Cllr. Paul Hodgkinson (LD: Bourton-on-the-Water and Northleach), last year called for the county’s highways contract with Amey to be closely monitored and for financial penalties to be imposed if performance targets were not consistently achieved in 2015/2016.

Speaking about the latest key performance indicators for roads at a recent full council meeting, Cllr. Hodgkinson said:

“The indicators publicly reveal that there are areas within highways where targets have simply not been met, and in other areas they have fallen alarmingly short. For example, the target to repair road defects within 3 months is 95%, yet the performance is just 68%. It seems that due to resources being put to repair the biggest potholes, this actual outcome is woefully poor. You only have to look at the smaller roads in particular to see that there is a failure to get this right.

“We’re told that additional resources have been secured to resolve this backlog, and we hope to see it reduce over the coming months, but we’ll be watching closely. Residents want roads they can drive on without having to avoid dangerous potholes.

“The indicators also reveal that repairs to roads required within 28 days are below target. This really has to get better.

“It’s about time that the Cabinet Member for Highways and Flood stopped pretending that everything in the garden is rosy with the roads contractor Amey when clearly these indicators show it’s not.

“The highways performance indicators also show that in terms of county councillor and parish council satisfaction, this is also slipping.

“With the review of the highway contract fast approaching Amey need to step up to the mark and really show improvements in their performance.”

Broken Promise, Broken Roads

Today, Gloucestershire County Council’s Conservative bosses voted to slash money for road repairs.

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The Council’s Cabinet has put forward a budget which cuts money going to highways by over £2 million in the coming year.

Challenging the decision, Cllr Paul Hodgkinson (Bourton & Northleach) said:

“In the last County Council elections in 2013 the Tories pledged to ‘invest more in our roads’. Sadly today they have broken that promise.

“We’re all painfully aware of how our roads are deteriorating at the end of a long, wet winter. Potholes are popping up all over the place.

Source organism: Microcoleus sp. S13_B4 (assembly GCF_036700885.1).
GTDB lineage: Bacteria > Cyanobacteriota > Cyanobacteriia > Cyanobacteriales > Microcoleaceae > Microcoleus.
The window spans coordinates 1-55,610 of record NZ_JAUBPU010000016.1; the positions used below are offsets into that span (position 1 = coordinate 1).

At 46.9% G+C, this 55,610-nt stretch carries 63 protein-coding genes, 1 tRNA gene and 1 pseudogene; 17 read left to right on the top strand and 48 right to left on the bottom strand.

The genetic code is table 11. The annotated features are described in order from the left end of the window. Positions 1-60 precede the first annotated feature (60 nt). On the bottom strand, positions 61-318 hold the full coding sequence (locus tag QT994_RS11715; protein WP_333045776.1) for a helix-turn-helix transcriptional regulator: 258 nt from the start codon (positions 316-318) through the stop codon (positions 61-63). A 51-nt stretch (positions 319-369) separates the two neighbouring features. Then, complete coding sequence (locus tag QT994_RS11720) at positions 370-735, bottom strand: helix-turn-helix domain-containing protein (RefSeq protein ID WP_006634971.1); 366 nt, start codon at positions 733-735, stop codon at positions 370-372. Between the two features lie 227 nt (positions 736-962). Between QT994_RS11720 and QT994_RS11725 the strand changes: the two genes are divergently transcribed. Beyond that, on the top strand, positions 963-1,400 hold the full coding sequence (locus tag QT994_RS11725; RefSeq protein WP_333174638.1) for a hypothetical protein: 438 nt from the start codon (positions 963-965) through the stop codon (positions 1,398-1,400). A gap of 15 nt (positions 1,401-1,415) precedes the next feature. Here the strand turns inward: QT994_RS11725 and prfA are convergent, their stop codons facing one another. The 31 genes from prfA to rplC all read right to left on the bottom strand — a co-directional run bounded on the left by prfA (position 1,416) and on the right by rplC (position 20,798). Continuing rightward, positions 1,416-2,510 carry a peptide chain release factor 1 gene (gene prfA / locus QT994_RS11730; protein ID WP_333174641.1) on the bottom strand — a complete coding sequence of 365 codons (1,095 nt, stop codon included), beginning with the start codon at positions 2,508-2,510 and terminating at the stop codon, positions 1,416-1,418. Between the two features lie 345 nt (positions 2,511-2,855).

“This is always the thing residents raise with me most. In fact, the Council’s own budget consultation shows that it’s one of the Top 5 things people want money spent on.

“Yet now we see a huge cut in the money going to fix our pavements and streets. It’s not rocket science to see that money could be found from other budgets to fix the potholes properly.

“I call now for an immediate U turn on this cut. Otherwise it is a case of ‘Broken promise, broken roads.’

 

Pull your socks up, roads contractor told

Cllr Paul Hodgkinson received cross-party support yesterday for a call to monitor more closely Gloucestershire’s highways contract with Amey. He also received backing to continue imposing financial penalties if performance targets are not consistently achieved in the upcoming 2015/2016 financial year.

The long awaited debate coinciding with World Pothole Day regarding the condition of Gloucestershire roads was finally discussed with contributions made from elected members across all political parties.

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Shadow Cabinet Member for Highways and Flood, Cllr Paul Hodgkinson (LD: Bourton-on-the-water and Northleach) who led the call said that:

“This debate has been a long time coming, but I’m pleased that elected representatives have finally had a chance to voice in public their concerns and frustrations regarding the county’s highways contract with Amey.

“The very fact that my request for closer monitoring of the contract and for financial penalties to be imposed if they don’t keep up with high performance has received such support from all sides of the chamber tells me that there are still many problems that need addressing.

“I’m particularly pleased that the Cabinet Member for Highways has finally taken off his ‘rose-tinted spectacles’ to see that something needs to be done. It is time that Amey pulled up their socks and get on with the job that Gloucestershire’s residents, businesses and visitors all deserve.

 

Call for roads to be fixed to boost cycling

Cllr Paul Hodgkinson (centre) with residents along the Churn Valley cycle and walkers route.

Cllr Paul Hodgkinson (centre) with residents along the Churn Valley cycle and walkers route.

Data supplied by the National Office of Statistics shows that cycling to work has dropped by a massive 26% in the last ten years in the Cotswolds compared to a rise of 14% across the country.

Whilst the rest of the UK has had a bout of cycling fever on the back of Tour de France and Olympics success, Gloucestershire has lagged behind. Figures for the census period 2001-2011 announced on 26 March reveal that cities like Bristol saw a sharp increase of 94% in people cycling to work whilst the South West as a whole has seen a rise of 15%. In contrast, the Cotswolds has dropped at an alarming rate whilst nearby Tewkesbury dropped by 7% and only Cheltenham managed a 4% increase.